The Odds eBook

Ethel May Dell
This eBook from the Gutenberg Project consists of approximately 248 pages of information about The Odds.

“The sea was full of boats a little while ago,” he said.  “They have probably gone in for the lunch hour.  But they will be out again presently.  We shall have to drift about for a while and then run up a distress signal.  It will be all right.”

She nodded to him and laughed.

“Splendid, Big Bear!  You talk like an oracle.  I guess we’ll run up my red parasol on the end of an oar for a danger sign.  Bert could see that from the terrace.”  She glanced shorewards as she spoke, and he saw her face change momentarily.  “Why,” she said quickly, “I thought we were close in.  What’s happened?”

Merefleet looked round with sullen perception of a difficult situation.

“The wind is blowing off shore,” he explained.  “It was north when we started.  But it has gone round to the west.  It will be all right, you know.  We can’t drift very far in an hour.”

But he did not speak with conviction.  The sea tumbled all around them, a mighty grey waste.  And the shore seemed very far away.  A dismal outlook in truth.  Moreover it was beginning to rain.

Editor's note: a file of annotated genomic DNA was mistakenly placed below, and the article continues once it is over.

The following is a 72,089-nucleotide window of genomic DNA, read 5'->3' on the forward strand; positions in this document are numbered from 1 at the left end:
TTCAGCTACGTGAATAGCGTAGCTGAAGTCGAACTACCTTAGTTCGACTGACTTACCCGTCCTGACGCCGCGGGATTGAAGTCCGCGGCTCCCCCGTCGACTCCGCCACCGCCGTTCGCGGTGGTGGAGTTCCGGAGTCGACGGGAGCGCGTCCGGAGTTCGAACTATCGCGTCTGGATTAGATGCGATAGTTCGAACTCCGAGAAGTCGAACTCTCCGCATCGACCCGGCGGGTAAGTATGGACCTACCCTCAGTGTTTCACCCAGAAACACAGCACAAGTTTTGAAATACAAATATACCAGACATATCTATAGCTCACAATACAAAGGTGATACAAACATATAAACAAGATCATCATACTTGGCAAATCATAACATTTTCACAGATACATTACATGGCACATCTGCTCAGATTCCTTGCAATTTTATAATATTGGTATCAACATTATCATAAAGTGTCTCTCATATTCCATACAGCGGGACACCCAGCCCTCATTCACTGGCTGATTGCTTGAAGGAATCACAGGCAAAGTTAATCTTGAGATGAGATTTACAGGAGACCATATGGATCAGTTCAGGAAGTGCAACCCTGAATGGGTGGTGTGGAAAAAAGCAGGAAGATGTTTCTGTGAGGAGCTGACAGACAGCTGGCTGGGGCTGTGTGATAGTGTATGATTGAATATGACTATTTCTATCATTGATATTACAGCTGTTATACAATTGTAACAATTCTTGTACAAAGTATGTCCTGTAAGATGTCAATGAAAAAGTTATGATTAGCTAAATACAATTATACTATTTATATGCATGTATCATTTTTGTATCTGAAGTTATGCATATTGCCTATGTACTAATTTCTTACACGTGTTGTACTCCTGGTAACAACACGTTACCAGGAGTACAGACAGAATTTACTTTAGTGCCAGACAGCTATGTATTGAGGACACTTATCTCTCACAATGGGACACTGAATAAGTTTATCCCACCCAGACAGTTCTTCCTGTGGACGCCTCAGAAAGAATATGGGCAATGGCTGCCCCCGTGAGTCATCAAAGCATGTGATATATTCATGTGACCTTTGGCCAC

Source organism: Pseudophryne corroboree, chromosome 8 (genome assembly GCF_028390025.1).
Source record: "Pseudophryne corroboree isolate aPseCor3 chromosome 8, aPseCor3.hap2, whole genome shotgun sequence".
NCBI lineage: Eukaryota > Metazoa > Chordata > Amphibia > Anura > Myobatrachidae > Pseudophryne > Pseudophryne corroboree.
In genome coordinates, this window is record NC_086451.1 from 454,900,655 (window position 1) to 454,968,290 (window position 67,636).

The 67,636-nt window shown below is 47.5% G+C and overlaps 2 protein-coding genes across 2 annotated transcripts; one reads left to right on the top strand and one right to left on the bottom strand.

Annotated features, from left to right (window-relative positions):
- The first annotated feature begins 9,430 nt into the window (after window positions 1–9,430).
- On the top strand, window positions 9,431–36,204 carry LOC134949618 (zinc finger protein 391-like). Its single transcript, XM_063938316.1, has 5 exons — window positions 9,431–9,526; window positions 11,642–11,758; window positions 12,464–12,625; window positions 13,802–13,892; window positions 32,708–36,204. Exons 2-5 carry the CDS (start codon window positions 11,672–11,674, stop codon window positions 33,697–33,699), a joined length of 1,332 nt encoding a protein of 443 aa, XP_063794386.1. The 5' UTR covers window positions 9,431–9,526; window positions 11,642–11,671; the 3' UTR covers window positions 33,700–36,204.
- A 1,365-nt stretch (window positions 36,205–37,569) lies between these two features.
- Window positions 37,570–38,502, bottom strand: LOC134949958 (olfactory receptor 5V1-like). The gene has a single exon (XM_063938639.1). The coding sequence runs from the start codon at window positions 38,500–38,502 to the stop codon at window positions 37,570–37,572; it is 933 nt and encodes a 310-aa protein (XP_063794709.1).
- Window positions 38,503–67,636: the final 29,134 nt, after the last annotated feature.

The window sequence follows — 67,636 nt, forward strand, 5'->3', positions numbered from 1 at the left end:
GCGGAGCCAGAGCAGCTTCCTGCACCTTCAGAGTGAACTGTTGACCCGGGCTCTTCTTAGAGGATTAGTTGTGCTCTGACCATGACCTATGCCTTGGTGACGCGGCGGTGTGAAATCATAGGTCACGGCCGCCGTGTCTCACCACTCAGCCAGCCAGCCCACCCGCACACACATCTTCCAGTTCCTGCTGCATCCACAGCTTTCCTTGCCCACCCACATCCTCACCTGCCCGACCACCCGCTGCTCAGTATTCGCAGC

Mab sheltered herself under her sunshade and began to laugh.  “It’s just skittles to what it might be,” she said consolingly.

But Merefleet did not respond.  He knew that the wind was rising with every second, and already the little boat tipped and tossed with perilous buoyancy.

Mab still held the rudder-lines.  She sat in the stern, a serene and smiling vision, while Merefleet toiled with one oar to counteract the growing strength of the off-shore wind.  But she very soon put down her sunshade, and he saw that she must speedily be drenched to the skin.  For the rain was heavy, drifting over the water in thick, grey gusts.  They were being driven steadily eastwards out to sea.

“I don’t think my steering makes much difference, Big Bear,” she said, after a long silence.

“No,” said Merefleet.  “It would take all the strength of two rowers to make headway against this wind.”

He shipped his oar with the words and began to take off his coat.  Mab watched him with some wonder.  He was seated on the thwart nearest to her.  He stooped forward at length very cautiously and, taking the rudder-lines from her, made them fast.

“Now get into this!” he said.  “Mind you don’t upset the boat!”

She stared at him for one speechless second.  Then: 

“No, I won’t, Big Bear,” she declared emphatically.  “Put it on again at once!  Do you suppose I’ll sit here in your coat while you shiver in nothing but flannels?”

“Do as I say!” said Merefleet, with a grim hardening of the jaw.

And quite meekly she obeyed.  There was something about him that inspired her with awe at that moment.  She felt as if she had run against some obstacle in the dark.

The rain began to beat down in great, shifting clouds.  The sea grew higher at every moment.  Flecks of white gleamed here and there on all sides.  The boat was dancing like a cork.

Copyrights
Project Gutenberg
The Odds from Project Gutenberg. Public domain.
Follow Us on Facebook